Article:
The reality of Architectural Photography.
How can photography keep true in expressing the Architect’s intent?
It is actually a ceiling of a famous architectural wonder designed by Antonio Gaudi called the Sagrada Familia, a Roman Catholic Basilica located in Barcelona, Spain.
I’ve asked twelve people, ‘what do you think this is?’ and out of the twelve, zero identified it as a ceiling – keeping in mind none of them have heard of the Basilica before. Though after a bit of educating they responded ‘are you serious?’, ‘you took that photo?’, ‘can’t believe such a thing exists!’
I love taking photos, it’s one of my passions, and I’ve been shooting for 9 years. It was my first job outside of the family business, but now I continue for my own leisure.
Architectural photography is a tough type of photography to shoot, sometimes the human scale is lost through the grandiosity of the space and it is difficult in capturing and expressing the ‘experience’ of the space. More often than not, what might look like a good shot turns out to be not so great and fairly typical; it does not exemplify or simplify the intent of the Architect. Putting photographic techniques to good use, such as angle, composition, the field of view and depth of field, can drastically deliver and alter the image’s representation of the building. Accurately documenting a building does not necessarily tell you the most accurate expression, in fact, it may dilute the intent of the image or series of images.
In the case of Antonio Gaudi’s Sagrada Familia, the intricate and complex changing surfaces of geometric forms of the interior ceiling is a stunning visual spectacle. In its glory, I was stunned for the majority of my visit to the basilica, only taking a total of 27 photos – a small amount for me, in case there are any shutterbugs out there.
I walked from one end of the central nave to the other, counting my steps to find an approximate centre to intentionally grab the most symmetrical position I could – a hi-tech photography technique. I’m quite short so to my advantage, the distance from to the top is going to be slightly further than most. I wasn’t flying across the globe to grab a standard photo, so I proceeded in lying down to achieve a ‘flat-lay’ of the ceiling with a wider view to capture the turtle like ornaments on the column, a glimpse into Gaudi’s close connection with Nature. From there it was fairly simple, I knew I wanted the most parallel, symmetrical and clearest shot so I patiently took my time to line up the grids in my camera’s viewfinder to guide and compose my shot. With some post production enhancements, I ended up with the above shot.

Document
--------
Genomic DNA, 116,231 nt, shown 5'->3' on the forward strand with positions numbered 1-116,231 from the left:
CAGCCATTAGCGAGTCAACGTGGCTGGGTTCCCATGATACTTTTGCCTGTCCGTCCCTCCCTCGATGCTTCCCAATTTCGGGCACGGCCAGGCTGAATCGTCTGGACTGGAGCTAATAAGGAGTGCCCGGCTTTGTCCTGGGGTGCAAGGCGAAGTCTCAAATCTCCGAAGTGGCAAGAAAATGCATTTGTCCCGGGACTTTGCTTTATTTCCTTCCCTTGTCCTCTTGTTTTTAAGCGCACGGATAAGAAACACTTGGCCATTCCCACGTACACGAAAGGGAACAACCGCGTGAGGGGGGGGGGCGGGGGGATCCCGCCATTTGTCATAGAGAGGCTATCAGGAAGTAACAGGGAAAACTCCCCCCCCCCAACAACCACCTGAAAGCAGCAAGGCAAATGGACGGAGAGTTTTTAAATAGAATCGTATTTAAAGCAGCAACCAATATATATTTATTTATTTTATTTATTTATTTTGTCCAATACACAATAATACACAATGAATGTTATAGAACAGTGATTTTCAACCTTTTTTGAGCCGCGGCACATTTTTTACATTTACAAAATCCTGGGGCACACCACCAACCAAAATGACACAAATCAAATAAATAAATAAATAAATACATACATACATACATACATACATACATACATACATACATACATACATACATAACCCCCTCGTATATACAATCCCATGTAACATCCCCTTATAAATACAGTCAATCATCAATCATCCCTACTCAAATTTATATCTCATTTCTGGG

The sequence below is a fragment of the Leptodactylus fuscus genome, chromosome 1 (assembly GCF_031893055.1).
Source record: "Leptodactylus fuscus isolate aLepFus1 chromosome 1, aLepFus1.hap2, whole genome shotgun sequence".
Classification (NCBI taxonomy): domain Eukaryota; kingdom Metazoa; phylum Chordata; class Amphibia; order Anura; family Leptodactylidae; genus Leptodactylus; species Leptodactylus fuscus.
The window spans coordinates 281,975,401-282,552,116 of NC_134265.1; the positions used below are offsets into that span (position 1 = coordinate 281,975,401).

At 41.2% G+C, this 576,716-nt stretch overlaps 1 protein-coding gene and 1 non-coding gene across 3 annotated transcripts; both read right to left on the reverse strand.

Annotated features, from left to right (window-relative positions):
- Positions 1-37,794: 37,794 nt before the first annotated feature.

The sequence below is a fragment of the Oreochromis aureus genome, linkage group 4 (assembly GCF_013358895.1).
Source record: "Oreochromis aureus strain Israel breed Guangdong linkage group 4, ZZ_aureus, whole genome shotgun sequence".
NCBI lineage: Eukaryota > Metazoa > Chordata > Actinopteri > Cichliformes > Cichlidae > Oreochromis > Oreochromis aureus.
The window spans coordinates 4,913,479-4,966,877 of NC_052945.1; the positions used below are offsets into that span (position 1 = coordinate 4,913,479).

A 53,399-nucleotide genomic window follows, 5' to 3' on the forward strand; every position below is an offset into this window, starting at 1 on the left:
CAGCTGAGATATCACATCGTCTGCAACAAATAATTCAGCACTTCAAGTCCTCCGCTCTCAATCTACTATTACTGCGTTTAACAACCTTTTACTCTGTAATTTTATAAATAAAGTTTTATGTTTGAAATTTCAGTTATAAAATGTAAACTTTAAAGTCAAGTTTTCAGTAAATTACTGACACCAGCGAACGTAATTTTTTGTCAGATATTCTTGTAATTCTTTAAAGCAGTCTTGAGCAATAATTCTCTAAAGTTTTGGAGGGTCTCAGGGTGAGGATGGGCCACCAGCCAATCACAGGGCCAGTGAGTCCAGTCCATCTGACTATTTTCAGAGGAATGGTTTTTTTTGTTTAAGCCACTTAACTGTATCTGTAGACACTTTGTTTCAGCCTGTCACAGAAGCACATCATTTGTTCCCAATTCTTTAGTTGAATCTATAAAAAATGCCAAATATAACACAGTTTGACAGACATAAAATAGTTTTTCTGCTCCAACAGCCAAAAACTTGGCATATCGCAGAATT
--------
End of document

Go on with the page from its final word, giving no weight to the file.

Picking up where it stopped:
Believe it or not, this was the original; not as colourful, vibrant, or bright and wider than the edited image. In my justification, the original had cluttered the geometric beauty of the ceiling. It did not exemplify Gaudi’s intent of capturing ethereal nature. If nature is the work of God, and if architectural forms are derived from nature, then the best way to honor God is to design buildings based on his work. (Berlin 2010) I felt like this photo representation correlated too closely to reality. I wanted the lens to capture the scenes and surfaces so that they could be absorbed by the viewer’s immediate senses as something surreal or at least, hyper-real. Christopher Nolan, executive producer, writer, director of Dunkirk said in interview “It’s about the feeling of authenticity, not about authenticity itself” (Nolan 2017). The reaction of the viewers is what is authentic. In my artistic direction, I wanted to capture the same experience that I felt in entering a completely awe-inspiring building that dated from 1882. I wanted to capture the reason why people come across from all over the world to see this unfinished masterpiece where old and new meet as one. ‘Authenticity itself’ would have left the construction safety nets in frame, and the dull colours the same; noise that would have your attention prioritised to its disruption to the unwavering flawless geometric kaleidoscope-esque mural.
You expect the perfect version.
Berlin, Jeremy. “The Big Idea: Biomimetic Architecture.” Gaudí’s Masterpiece – National Geographic Magazine. December 2010. Accessed August 17, 2017. http://ngm.nationalgeographic.com/2010/12/big-idea/gaudi-text/2.
Nolan. Film4video-YouTube. July 24, 2017. Accessed August 16, 2017. https://www.youtube.com/watch?v=6AlDqFgQnqQ.